Nuevo León, Mexico Scraps New Casino Tax Plan After It Fails Miserably

The local government in Nuevo León, Mexico, had a grand plan. It would increase its tax revenue by changing the tax scheme for casinos in the state. However, the lawmakers failed to take into account one important aspect and have now been forced to rewrite the rules once more.

Mexican flag
Mexican flag
The Mexican flag flies at a popular scenic point in Monterrey in the state of Nuevo León, Mexico. The state is reversing a new tax rule that failed as it attempted to increase taxes on gaming properties. (Image: Nuevo Nuevo León)

Instead of charging casinos taxes based on the results of their operations, the government changed the law this year to charge a new rate for every slot machine in operation. The outcome was inevitable – casinos reduced the number of slots they offered.

As a result, the government is eliminating the law completely. Something else will come, but hopefully only after a more thorough discussion.

The House Wins, Even Against the Government

The reform led, in theory, to increased tax collection because it covered all slots a gaming facility had under its roof. However, because the properties could easily remove machines, they reduced their footprint and, consequently, their tax liability.

Noting that the proposed strategy didn’t produce the expected results, the plenary session of the Nuevo León Congress approved a reform by repeal that eliminates the taxes for registering machines in casinos.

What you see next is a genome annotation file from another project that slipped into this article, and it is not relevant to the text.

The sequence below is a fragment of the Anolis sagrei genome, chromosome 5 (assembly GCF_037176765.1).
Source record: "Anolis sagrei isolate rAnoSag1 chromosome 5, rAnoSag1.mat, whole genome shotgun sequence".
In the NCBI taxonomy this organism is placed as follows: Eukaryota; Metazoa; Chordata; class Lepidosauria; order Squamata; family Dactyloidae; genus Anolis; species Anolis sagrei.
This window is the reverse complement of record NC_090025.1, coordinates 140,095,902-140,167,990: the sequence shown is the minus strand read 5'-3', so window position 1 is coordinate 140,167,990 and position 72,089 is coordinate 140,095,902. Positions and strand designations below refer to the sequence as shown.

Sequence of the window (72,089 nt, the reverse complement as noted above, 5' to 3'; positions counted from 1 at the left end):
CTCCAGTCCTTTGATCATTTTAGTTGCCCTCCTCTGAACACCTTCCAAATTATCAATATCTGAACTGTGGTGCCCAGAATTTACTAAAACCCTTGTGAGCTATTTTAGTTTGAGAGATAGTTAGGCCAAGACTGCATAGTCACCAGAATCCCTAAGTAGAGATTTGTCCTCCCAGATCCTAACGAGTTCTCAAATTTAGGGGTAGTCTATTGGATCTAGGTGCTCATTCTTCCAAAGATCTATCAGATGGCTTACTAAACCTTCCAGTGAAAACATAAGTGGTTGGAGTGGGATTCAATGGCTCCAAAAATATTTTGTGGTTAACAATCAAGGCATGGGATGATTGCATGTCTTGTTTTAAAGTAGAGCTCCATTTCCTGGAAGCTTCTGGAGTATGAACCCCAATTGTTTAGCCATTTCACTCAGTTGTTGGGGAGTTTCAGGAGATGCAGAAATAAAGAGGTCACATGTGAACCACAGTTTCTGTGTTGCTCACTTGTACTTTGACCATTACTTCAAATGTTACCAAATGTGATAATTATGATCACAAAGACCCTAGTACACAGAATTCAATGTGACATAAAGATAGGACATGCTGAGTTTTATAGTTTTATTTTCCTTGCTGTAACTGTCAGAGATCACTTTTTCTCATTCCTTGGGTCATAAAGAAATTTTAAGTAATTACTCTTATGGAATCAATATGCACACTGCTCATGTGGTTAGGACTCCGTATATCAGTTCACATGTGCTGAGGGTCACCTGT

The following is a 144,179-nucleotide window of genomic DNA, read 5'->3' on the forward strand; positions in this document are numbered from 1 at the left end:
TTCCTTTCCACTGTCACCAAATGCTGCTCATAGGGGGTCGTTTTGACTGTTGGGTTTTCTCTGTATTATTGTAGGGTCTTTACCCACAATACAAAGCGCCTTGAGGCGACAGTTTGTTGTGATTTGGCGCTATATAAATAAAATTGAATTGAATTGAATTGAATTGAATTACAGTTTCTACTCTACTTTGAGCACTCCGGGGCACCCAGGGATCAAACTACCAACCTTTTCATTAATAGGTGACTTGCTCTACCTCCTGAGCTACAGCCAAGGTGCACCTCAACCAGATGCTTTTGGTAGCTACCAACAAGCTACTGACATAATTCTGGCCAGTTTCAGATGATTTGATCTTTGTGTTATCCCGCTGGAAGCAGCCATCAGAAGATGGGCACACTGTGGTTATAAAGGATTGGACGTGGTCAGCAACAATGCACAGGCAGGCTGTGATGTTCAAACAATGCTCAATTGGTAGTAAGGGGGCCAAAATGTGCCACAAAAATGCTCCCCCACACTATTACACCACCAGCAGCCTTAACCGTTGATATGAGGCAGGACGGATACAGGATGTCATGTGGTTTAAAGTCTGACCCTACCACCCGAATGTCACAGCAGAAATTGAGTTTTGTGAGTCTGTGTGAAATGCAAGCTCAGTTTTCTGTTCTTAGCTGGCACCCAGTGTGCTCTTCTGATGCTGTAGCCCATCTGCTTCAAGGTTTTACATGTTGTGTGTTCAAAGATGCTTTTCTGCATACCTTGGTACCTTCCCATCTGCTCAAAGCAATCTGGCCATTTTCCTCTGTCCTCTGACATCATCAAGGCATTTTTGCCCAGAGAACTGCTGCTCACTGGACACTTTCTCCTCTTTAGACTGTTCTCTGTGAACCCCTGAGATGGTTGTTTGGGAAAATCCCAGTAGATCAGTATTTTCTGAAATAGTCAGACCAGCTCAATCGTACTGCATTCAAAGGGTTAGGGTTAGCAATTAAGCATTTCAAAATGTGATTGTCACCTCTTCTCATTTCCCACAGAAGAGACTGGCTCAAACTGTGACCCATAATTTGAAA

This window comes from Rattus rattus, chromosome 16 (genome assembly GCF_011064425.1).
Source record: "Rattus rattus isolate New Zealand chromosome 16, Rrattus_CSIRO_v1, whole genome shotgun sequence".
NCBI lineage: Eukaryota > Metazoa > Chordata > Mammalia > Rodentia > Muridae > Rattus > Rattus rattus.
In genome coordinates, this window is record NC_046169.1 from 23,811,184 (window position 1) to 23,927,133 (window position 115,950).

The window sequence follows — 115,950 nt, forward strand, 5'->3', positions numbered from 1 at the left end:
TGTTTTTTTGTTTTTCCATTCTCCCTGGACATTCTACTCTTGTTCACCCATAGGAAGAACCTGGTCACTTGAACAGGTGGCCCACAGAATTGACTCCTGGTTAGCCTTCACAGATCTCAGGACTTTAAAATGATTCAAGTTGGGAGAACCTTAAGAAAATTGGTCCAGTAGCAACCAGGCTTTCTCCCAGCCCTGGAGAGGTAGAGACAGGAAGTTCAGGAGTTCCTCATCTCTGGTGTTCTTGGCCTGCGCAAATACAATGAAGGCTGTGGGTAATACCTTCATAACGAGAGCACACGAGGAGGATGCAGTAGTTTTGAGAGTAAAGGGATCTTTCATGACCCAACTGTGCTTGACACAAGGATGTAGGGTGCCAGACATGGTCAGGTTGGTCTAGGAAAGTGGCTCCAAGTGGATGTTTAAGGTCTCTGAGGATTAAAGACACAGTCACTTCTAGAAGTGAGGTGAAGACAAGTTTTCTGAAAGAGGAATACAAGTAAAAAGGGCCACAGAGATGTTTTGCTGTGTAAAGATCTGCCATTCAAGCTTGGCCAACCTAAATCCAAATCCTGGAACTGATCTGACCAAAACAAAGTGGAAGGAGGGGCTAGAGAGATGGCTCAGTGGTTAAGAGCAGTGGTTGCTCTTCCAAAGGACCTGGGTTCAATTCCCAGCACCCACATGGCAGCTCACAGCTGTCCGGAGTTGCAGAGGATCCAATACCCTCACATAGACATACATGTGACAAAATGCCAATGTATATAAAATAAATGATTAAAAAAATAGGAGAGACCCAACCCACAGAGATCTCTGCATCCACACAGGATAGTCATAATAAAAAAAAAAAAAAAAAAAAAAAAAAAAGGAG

In addition to the way the gambling houses were able to circumvent the new regulations, some lawmakers believed the reform overstepped the government’s boundaries. As a result, the majority of the deputies of the chamber endorsed the elimination of the tax, with 26 votes in favor, 13 against and one abstention.

The gaming operators had argued that the new tax hurt not only them, but consumers as well. The increase from 10% to 15% affected the properties’ bottom line, which led to a reduction in jobs to counter the losses.

One industry representative told lawmakers that the slot market shrunk by about 40% following the implementation of the new law. In other words, the tax revenue generation was as much as a loss of 35%.

New conversations are taking place to determine how to proceed, and the government is finally involving the gaming industry. They are working on a joint resolution to address the tax situation, but changes won’t be possible until after the new year. The Nuevo León government, as with most, is already on vacation.

Mexico Revenue To Drop Before Improving

The new tax was an effort to deliver more revenue to local communities, which have been suffering as a result of COVID-19. Recently, a new wave of infections has arrived in Mexico, which is going to make recovery more difficult.

There were no new cases from December 9 through 11, but then things went downhill. There were 7,662 new COVID-19 patients on December 12 and 14,398 on December 17.

Nuevo León has been hit hard by the resurgence. It already brought back anti-COVID-19 protocols a week ago, which included the use of facemasks in casinos and other closed spaces. The state was one of several that began witnesses a higher-than-average number of new cases.

2022 had started to bring relief to Mexico, with tourism returning to pre-pandemic levels. The 36.8 million that arrived left $16.48 billion in purchases from January to July, and the figures continued to climb as the year progressed.

The new COVID-19 surge will impact the improvement, but not cancel it out. Still, locals are complaining of a rise in inflation, which is cutting into discretionary spending. Inflation hit 7.8% last month. That is leading to less money going toward a number of regular activities, including holiday shopping and gambling.

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